In Afghanistan, girls are not supposed to obtain an extensive education, be in public without a male chaperone, or work outside the home.  This is typically discussed as a burden for girls and women but, as an article in the New York Times sent in by Dmitriy T.M. explains, it can also be a burden on families.  Families with sons can send all of their children out in public with the boy as a chaperone.  This is useful for the whole family: the girls get more freedom and the parents can send their children on errands, to school, or on social visits without their supervision.  Since boys can also work outside the home, boys can be a source in extra income for a family.  Families with all girls, then, are not only pitied from a social perspective (because girls are devalued compared to boys), but from a practical perspective (because gendered rules make daily life more difficult).

One solution is to bend the rules.  Journalist Jenny Nordberg explains that some families without sons pick a girl-child to be a boy.  One day they cut her hair, change her name, and put her in boy clothes.  They then send her out into the world as a boy.  This picture is of six-year-old Mehran Rafaat (left), dressed as a boy, and her sisters, Benafsha and Beheshta:

Mehran playing with other boys:

Her mother explains:

People came into our home feeling pity for us that we don’t have a son… And the girls — we can’t send them outside. And if we changed Mehran to a boy we would get more space and freedom in society for her.  And we can send her outside for shopping and to help the father.

Her father concurs:

It’s a privilege for me, that she is in boys’ clothing… It’s a help for me, with the shopping. And she can go in and out of the house without a problem.

The practice isn’t new, but long-standing.  Here is a picture of Shukria Siddiqui, second from the right, at 16-years-old:

Nordberg is unsure how many families do this, but it is common enough that most people are unsurprised when a biological girl suddenly becomes a social boy before their very eyes.  Teachers have become accustomed to such sudden shifts.  Relatives, friends, and acquaintances accept and participate in the farce. There is even a name for this kind of child, “bacha posh,” which translates into “dressed up as a boy.”  Later, when the child reaches puberty, she typically becomes a girl again.  Meanwhile, the family might choose a younger sibling to take over her role.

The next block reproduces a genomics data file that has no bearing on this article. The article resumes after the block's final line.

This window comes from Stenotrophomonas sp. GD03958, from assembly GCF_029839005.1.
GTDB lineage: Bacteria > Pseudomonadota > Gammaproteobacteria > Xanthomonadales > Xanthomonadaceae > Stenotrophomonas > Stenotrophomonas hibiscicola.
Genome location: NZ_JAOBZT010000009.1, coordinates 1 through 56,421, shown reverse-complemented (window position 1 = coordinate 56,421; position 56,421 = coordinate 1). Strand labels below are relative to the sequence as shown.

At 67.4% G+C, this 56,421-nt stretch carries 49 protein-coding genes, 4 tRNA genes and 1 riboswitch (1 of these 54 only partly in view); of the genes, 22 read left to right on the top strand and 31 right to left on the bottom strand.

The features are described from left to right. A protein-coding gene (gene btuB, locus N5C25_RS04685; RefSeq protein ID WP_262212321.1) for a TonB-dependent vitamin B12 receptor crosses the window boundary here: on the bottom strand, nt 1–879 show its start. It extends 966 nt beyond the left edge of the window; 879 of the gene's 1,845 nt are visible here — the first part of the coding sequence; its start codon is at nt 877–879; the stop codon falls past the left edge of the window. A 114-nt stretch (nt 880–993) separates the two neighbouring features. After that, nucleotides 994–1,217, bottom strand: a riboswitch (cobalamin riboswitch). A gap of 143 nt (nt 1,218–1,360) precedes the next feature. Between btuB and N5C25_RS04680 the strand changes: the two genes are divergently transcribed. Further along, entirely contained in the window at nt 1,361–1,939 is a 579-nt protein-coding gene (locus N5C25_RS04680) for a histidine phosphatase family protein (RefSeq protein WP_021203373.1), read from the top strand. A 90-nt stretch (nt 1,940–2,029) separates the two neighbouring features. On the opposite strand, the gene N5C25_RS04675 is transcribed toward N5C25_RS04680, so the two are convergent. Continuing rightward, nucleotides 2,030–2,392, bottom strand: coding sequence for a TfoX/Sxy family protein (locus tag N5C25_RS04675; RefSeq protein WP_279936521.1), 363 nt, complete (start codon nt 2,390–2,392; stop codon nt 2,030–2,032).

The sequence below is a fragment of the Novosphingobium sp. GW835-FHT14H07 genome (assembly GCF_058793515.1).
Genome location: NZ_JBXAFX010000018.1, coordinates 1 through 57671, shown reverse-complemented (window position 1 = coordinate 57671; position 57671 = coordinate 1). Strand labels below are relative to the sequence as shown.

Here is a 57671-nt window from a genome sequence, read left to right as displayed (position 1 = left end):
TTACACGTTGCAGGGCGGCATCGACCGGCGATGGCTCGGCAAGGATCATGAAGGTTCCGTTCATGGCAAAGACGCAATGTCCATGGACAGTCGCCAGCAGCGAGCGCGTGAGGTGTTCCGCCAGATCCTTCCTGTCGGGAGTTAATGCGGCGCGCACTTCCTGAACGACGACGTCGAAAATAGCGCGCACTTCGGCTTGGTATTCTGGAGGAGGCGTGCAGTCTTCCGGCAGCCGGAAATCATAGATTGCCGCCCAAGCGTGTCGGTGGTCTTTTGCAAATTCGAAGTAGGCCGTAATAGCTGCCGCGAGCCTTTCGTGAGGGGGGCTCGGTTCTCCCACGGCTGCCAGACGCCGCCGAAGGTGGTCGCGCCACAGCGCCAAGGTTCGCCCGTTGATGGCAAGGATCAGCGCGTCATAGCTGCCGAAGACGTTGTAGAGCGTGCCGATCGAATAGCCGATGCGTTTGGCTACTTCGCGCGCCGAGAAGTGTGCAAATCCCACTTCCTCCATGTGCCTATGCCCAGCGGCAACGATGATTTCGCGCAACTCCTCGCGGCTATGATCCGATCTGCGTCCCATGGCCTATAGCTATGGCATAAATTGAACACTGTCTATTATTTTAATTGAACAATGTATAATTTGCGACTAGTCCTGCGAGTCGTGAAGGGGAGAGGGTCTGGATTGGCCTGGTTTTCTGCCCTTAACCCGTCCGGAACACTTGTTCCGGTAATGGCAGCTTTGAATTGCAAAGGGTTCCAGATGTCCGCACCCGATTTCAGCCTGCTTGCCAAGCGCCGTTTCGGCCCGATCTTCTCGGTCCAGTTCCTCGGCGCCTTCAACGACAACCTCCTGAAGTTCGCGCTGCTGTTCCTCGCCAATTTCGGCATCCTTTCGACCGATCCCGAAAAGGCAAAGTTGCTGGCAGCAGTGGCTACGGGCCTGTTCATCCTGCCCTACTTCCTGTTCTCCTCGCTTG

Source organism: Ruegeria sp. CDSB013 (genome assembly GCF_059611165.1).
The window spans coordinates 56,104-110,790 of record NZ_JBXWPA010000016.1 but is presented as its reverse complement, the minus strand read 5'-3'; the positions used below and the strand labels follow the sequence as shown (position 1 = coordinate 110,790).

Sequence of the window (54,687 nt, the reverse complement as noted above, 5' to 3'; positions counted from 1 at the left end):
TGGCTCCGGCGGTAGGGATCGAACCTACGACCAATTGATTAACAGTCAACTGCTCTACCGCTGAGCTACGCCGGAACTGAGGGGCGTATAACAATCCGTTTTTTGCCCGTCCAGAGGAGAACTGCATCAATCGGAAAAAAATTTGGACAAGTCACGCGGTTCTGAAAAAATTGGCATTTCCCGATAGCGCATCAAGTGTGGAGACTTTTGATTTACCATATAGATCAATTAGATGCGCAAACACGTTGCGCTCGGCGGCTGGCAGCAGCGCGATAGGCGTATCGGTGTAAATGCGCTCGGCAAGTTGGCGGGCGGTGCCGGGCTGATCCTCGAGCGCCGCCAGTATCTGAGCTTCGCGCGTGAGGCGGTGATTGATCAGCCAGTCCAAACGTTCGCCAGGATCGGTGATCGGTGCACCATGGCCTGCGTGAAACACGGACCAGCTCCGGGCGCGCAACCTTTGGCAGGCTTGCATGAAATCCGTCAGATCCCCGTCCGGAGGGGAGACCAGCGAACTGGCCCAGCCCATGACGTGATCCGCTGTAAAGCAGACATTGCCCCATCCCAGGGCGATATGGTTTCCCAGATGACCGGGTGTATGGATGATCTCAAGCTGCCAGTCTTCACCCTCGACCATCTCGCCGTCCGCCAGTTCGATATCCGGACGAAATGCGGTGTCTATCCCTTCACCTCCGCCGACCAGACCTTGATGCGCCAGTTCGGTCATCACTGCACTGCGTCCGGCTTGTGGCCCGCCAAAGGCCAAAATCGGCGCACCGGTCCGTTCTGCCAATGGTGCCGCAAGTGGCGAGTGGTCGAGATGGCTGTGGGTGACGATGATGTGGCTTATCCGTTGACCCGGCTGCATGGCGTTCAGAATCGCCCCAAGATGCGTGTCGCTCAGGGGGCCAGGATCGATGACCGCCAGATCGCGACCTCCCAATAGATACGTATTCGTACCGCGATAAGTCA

One of the interesting things about this, from a sociological perspective, is how easy it turns out to be to break these extremely rigid gender rules.  If the family simply decided that their daughter should be able to go outside without supervision, get higher education, work outside the home, and interact as an equal with men, it would be a slap in the face of the gender regime.  By dressing her a boy, however, they are effectively nodding to the rules, even as they break them.  They are saying, “Yes, it is true that girls should not be able to do these thing,” but we need a boy in the household for social and practical reasons.  And, because other Afghanis understand, they are willing to look the other way.

These sorts of adaptations are often lost when we hear about the cultural rules in places we deem oppressive.  People in these narratives often seem unbelievably oppressed.  Often they are living under extreme conditions, but it’s important to also be exposed to the ways in which individuals find ways to wrest autonomy from rigid rules through ingenuity and creativity.  This wresting of autonomy, further, is often part and parcel of the culture, allowing for far more flexibility than outside observers are sometimes capable of seeing.

Lisa Wade is a professor of sociology at Occidental College and the author of Gender: Ideas, Interactions, Institutions, with Myra Marx Ferree. You can follow her on Twitter and Facebook.
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